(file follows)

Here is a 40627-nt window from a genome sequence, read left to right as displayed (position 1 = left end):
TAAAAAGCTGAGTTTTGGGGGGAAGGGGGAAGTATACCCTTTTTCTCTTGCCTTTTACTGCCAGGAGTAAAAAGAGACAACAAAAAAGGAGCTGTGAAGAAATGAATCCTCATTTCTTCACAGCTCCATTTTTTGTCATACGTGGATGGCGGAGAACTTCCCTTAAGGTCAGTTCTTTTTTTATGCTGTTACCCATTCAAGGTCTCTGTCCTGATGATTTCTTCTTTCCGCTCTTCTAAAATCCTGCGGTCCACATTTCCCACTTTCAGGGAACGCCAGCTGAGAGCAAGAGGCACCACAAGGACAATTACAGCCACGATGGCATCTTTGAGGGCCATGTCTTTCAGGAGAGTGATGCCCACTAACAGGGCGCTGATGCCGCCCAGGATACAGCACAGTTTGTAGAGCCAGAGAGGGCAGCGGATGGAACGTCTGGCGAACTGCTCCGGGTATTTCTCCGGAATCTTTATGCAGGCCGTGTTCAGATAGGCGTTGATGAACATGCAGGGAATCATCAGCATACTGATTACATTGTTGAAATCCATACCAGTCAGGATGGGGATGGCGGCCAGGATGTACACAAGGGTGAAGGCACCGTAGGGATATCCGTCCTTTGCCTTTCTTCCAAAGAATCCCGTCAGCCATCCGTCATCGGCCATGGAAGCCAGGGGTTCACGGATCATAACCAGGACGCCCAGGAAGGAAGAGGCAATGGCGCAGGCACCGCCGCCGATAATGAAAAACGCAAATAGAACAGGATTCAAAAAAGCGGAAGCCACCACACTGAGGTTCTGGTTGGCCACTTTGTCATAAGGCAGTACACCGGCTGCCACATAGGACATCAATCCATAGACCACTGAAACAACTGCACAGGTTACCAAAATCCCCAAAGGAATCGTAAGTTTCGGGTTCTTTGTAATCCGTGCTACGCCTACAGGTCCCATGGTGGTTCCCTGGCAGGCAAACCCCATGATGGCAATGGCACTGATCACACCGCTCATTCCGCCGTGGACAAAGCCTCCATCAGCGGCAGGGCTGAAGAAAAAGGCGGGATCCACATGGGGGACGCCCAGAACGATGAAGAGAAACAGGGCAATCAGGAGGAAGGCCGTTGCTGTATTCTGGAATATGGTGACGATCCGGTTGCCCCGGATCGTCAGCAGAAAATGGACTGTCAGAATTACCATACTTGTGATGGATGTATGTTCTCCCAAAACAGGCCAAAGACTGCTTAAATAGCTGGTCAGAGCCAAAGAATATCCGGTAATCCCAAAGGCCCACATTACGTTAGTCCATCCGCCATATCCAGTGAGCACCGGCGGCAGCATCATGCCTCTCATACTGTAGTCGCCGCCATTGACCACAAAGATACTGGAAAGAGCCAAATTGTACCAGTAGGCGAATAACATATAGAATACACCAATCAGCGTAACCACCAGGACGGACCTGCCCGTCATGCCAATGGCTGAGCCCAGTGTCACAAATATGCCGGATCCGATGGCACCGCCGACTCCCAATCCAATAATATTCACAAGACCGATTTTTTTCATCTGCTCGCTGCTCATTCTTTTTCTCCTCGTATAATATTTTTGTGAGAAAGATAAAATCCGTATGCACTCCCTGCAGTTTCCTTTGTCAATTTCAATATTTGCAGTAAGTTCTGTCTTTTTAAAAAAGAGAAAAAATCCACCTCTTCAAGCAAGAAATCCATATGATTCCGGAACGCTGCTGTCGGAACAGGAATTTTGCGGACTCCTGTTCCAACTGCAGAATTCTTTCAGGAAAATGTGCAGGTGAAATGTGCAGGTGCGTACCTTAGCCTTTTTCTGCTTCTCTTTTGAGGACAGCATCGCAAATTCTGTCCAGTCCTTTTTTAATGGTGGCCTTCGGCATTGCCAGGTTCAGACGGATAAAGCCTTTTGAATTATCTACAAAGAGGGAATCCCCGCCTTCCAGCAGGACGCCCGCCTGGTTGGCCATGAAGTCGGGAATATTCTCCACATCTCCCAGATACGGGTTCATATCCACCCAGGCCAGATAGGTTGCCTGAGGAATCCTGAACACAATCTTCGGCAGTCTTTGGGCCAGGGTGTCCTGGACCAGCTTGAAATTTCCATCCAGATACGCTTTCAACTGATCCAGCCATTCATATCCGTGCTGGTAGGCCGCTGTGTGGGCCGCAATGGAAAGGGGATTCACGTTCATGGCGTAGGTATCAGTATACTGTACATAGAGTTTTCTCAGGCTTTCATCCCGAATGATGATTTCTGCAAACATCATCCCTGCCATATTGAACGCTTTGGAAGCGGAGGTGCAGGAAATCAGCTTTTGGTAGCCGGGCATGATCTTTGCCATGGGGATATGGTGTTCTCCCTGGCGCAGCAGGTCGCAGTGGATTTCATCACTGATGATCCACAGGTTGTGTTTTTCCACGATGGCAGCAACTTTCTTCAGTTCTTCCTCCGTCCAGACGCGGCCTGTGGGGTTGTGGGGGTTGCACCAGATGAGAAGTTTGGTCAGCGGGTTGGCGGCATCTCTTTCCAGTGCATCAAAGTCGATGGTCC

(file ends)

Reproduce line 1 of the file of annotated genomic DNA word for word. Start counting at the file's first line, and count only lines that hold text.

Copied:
Here is a 40627-nt window from a genome sequence, read left to right as displayed (position 1 = left end):